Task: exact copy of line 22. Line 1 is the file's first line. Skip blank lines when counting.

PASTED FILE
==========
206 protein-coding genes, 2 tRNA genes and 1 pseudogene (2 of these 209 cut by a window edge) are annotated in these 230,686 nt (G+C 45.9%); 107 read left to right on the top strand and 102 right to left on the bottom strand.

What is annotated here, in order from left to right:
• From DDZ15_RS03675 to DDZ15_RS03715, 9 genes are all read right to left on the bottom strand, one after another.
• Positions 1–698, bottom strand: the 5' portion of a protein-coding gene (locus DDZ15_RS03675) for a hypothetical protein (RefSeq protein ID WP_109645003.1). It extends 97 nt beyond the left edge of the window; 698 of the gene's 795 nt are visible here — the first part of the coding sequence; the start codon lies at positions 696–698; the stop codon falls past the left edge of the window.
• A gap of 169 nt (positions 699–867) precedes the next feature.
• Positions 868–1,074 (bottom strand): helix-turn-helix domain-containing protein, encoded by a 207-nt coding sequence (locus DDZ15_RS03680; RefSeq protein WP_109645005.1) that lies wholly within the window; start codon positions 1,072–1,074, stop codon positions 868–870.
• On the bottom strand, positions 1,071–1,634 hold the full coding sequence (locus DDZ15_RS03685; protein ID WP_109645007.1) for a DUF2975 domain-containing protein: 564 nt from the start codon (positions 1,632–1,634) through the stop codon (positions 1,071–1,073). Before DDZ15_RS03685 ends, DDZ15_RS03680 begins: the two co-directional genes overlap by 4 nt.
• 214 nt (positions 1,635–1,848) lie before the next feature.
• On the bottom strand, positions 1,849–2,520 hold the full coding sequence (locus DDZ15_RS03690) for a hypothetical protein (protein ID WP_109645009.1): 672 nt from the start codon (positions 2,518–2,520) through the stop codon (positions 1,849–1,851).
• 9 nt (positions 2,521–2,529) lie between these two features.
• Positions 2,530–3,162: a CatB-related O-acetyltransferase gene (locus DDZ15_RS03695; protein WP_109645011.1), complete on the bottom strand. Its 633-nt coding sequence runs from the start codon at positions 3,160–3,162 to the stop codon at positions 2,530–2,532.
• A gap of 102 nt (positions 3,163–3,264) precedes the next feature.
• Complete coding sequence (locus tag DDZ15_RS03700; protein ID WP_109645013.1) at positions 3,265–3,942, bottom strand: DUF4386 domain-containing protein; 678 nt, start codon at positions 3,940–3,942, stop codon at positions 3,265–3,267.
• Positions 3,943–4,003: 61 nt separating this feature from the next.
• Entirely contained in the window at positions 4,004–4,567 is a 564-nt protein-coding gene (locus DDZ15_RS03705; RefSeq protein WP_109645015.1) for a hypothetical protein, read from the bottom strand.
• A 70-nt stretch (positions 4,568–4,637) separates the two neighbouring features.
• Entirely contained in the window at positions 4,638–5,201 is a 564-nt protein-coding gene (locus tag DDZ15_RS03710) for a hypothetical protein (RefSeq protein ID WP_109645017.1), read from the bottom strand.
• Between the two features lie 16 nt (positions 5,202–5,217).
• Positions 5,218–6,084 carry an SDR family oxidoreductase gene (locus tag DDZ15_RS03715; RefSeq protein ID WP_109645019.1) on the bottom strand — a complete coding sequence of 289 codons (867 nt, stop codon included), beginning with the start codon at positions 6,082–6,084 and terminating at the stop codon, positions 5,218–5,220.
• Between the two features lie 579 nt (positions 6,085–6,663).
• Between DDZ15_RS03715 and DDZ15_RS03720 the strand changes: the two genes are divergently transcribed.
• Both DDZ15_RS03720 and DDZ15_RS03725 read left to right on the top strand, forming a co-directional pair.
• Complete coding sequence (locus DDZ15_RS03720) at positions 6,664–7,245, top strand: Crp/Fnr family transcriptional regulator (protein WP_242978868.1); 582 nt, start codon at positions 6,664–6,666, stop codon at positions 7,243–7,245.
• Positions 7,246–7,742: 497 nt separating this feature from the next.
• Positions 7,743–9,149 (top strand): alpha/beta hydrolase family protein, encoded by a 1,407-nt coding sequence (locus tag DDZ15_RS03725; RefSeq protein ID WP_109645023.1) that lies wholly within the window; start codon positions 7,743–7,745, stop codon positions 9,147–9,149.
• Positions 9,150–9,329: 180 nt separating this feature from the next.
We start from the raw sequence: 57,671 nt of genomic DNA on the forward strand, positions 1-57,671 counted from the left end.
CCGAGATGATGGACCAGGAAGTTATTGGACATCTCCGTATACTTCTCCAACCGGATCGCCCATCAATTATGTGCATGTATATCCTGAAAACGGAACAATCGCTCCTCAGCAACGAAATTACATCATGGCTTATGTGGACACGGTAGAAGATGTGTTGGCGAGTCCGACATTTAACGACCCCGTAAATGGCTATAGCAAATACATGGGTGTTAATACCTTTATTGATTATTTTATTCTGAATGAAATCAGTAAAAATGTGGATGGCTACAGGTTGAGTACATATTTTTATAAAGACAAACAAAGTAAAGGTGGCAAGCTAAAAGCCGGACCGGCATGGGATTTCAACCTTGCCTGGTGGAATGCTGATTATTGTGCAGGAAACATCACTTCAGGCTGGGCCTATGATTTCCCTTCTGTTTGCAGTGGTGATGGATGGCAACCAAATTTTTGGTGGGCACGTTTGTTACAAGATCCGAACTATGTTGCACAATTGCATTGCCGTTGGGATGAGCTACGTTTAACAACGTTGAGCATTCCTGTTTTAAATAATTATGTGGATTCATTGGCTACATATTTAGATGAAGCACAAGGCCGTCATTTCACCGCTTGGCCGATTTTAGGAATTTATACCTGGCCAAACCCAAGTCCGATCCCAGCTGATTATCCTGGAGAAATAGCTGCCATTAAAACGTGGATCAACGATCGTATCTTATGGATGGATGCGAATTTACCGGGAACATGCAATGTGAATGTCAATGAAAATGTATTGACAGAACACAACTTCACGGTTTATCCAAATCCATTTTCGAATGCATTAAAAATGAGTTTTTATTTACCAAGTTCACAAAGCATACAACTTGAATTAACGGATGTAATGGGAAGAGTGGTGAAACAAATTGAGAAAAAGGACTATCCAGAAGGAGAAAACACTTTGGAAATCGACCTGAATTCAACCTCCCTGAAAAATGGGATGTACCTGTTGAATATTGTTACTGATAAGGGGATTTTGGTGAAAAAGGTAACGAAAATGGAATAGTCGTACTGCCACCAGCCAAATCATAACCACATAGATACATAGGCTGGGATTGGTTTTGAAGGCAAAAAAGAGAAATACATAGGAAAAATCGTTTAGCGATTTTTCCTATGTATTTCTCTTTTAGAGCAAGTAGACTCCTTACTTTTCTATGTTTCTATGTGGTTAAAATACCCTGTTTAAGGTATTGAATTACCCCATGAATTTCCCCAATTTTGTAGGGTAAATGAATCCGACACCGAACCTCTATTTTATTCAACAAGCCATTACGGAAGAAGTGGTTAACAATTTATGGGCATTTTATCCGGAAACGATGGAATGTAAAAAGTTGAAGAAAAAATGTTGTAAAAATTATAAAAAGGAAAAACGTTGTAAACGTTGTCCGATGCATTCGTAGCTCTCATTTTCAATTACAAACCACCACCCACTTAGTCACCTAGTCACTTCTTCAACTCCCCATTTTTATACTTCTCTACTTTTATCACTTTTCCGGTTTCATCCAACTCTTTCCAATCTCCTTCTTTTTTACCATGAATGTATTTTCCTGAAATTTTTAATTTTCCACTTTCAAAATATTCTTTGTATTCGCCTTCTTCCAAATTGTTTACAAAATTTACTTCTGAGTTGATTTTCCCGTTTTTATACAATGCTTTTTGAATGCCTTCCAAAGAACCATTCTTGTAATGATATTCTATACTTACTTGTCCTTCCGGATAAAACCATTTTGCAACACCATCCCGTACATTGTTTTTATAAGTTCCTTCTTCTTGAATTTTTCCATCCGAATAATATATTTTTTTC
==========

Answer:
• Both DDZ15_RS03720 and DDZ15_RS03725 read left to right on the top strand, forming a co-directional pair.